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Obama, EU agree to extend sanctions against Russia

Reporter: Guy Henderson 丨 CCTV.com

11-19-2016 12:49 BJT

U.S. and European leaders have agreed to extend sanctions against Russia. This would delay the existing sanctions deadline of just a few days after Donald Trump takes office in January. 

Barack Obama's parting words to his closest foreign partner were: "Good luck."

The outgoing U.S. president says a Donald Trump White House will still value the fundamentals of the Trans- Atlantic Alliance.

But neither leader hides that the relationship may well look rather different.

For one thing -- the president-elect has promised to thaw relations between Washington and Moscow.

That is not yet in his power though.

European and U.S. leaders have agreed to extend sanctions over Russia's annexation of Crimea.

"We talked about sanctions in the context of Ukraine. The U.S. president said, and we all agreed, that we stand together as the united nations of the European Union. We want to make progress on the Minsk agreement. Up until now, there has been no visible progress to be honest with you," said Angela Merkel. German chancellor.

Further punishment over Syria is also in their sites.

Officials on both sides of the Atlantic accuse Vladimir Putin of pushing for advantage on the ground ahead of the American transition   despite mass civilian casualties.

"On Syria, of course looking at Aleppo, we were united in our condemnation of the atrocities that are taking place there - we agreed the need to keep up the pressure on Russia, including the possibility of sanctions, including on those who breach international humanitarian law," said British PM Theresa May.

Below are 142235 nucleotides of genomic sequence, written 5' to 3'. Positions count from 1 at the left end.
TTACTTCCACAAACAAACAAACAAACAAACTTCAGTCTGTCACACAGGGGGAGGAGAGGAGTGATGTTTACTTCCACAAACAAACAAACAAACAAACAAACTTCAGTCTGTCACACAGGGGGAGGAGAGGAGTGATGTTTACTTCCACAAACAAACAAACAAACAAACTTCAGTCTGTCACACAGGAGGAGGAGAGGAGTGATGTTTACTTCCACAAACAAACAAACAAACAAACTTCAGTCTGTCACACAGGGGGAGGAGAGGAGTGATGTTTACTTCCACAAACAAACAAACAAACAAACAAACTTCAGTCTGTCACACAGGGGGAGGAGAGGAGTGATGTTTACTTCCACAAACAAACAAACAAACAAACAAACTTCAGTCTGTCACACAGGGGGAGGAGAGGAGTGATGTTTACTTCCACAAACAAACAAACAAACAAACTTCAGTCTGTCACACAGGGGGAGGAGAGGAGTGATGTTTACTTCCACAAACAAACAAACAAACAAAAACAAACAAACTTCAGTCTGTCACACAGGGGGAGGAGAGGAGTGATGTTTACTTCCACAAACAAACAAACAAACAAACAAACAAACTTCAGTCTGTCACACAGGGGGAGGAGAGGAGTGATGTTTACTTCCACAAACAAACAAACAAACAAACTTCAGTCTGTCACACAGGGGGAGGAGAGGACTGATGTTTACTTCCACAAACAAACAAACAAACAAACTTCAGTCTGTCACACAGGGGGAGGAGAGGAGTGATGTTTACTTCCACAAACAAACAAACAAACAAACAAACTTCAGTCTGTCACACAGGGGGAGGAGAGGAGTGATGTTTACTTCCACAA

Such measures have been central to the Chancellor's arsenal - to date, with U.S. support.

"The sanctions regime is very important for the west's position towards Russia - and if it should come to that: that the new U.S. president would change his position on the sanctions regime, I think a lot of other European nations could also shift to the U.S. policy and that would make it very hard for Chancellor Merkel to keep up support in Germany as well," said Sebastian Feyock, Transatlantic Relations Program, German Council on Foreign Relations.

As Obama departs - Europe is still holding its breath. Much about what's to come seems to remain an educated guess - even at the highest level.

The president-elect continues to wrongfoot the establishment: arranging a meeting with Japanese Prime Minister Shinzo Abe without the full involvement of the U.S. State Department. Straying from protocol with a casual invite to British Prime Minister Theresa May to "let him know" if she happens to be coming to America. But leaders here have shown cautious optimism - that beneath the unpredictable and unorthodox Donald Trump - will be a president of some continuity.

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